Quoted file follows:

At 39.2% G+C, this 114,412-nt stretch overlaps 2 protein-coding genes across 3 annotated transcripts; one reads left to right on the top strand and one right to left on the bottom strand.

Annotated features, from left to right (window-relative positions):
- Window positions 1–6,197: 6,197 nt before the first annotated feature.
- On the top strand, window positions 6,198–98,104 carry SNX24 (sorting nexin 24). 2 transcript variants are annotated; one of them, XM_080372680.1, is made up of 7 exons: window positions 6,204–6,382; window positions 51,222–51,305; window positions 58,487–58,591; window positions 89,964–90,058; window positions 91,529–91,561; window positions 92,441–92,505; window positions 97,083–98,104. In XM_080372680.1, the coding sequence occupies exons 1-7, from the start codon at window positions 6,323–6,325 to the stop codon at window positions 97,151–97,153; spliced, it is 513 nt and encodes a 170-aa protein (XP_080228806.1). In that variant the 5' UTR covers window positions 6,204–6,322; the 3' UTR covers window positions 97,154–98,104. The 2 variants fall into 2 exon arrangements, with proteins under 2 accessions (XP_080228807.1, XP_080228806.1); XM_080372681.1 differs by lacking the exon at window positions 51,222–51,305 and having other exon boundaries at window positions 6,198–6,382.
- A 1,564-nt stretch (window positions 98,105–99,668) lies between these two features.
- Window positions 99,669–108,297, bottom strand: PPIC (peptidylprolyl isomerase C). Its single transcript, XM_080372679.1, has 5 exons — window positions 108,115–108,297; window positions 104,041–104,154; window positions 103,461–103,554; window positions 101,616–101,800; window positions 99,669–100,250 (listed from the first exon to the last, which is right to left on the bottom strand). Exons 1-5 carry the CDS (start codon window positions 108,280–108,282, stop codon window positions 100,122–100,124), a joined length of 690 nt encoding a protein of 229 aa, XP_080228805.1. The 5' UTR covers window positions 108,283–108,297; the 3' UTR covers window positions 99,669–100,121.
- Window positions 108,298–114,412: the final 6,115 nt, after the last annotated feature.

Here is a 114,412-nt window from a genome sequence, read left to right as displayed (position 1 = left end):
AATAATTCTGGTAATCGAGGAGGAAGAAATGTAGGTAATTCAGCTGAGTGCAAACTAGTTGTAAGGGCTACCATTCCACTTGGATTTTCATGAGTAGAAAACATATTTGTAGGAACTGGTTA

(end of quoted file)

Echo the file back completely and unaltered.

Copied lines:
At 39.2% G+C, this 114,412-nt stretch overlaps 2 protein-coding genes across 3 annotated transcripts; one reads left to right on the top strand and one right to left on the bottom strand.

Annotated features, from left to right (window-relative positions):
- Window positions 1–6,197: 6,197 nt before the first annotated feature.
- On the top strand, window positions 6,198–98,104 carry SNX24 (sorting nexin 24). 2 transcript variants are annotated; one of them, XM_080372680.1, is made up of 7 exons: window positions 6,204–6,382; window positions 51,222–51,305; window positions 58,487–58,591; window positions 89,964–90,058; window positions 91,529–91,561; window positions 92,441–92,505; window positions 97,083–98,104. In XM_080372680.1, the coding sequence occupies exons 1-7, from the start codon at window positions 6,323–6,325 to the stop codon at window positions 97,151–97,153; spliced, it is 513 nt and encodes a 170-aa protein (XP_080228806.1). In that variant the 5' UTR covers window positions 6,204–6,322; the 3' UTR covers window positions 97,154–98,104. The 2 variants fall into 2 exon arrangements, with proteins under 2 accessions (XP_080228807.1, XP_080228806.1); XM_080372681.1 differs by lacking the exon at window positions 51,222–51,305 and having other exon boundaries at window positions 6,198–6,382.
- A 1,564-nt stretch (window positions 98,105–99,668) lies between these two features.
- Window positions 99,669–108,297, bottom strand: PPIC (peptidylprolyl isomerase C). Its single transcript, XM_080372679.1, has 5 exons — window positions 108,115–108,297; window positions 104,041–104,154; window positions 103,461–103,554; window positions 101,616–101,800; window positions 99,669–100,250 (listed from the first exon to the last, which is right to left on the bottom strand). Exons 1-5 carry the CDS (start codon window positions 108,280–108,282, stop codon window positions 100,122–100,124), a joined length of 690 nt encoding a protein of 229 aa, XP_080228805.1. The 5' UTR covers window positions 108,283–108,297; the 3' UTR covers window positions 99,669–100,121.
- Window positions 108,298–114,412: the final 6,115 nt, after the last annotated feature.

Here is a 114,412-nt window from a genome sequence, read left to right as displayed (position 1 = left end):
AATAATTCTGGTAATCGAGGAGGAAGAAATGTAGGTAATTCAGCTGAGTGCAAACTAGTTGTAAGGGCTACCATTCCACTTGGATTTTCATGAGTAGAAAACATATTTGTAGGAACTGGTTA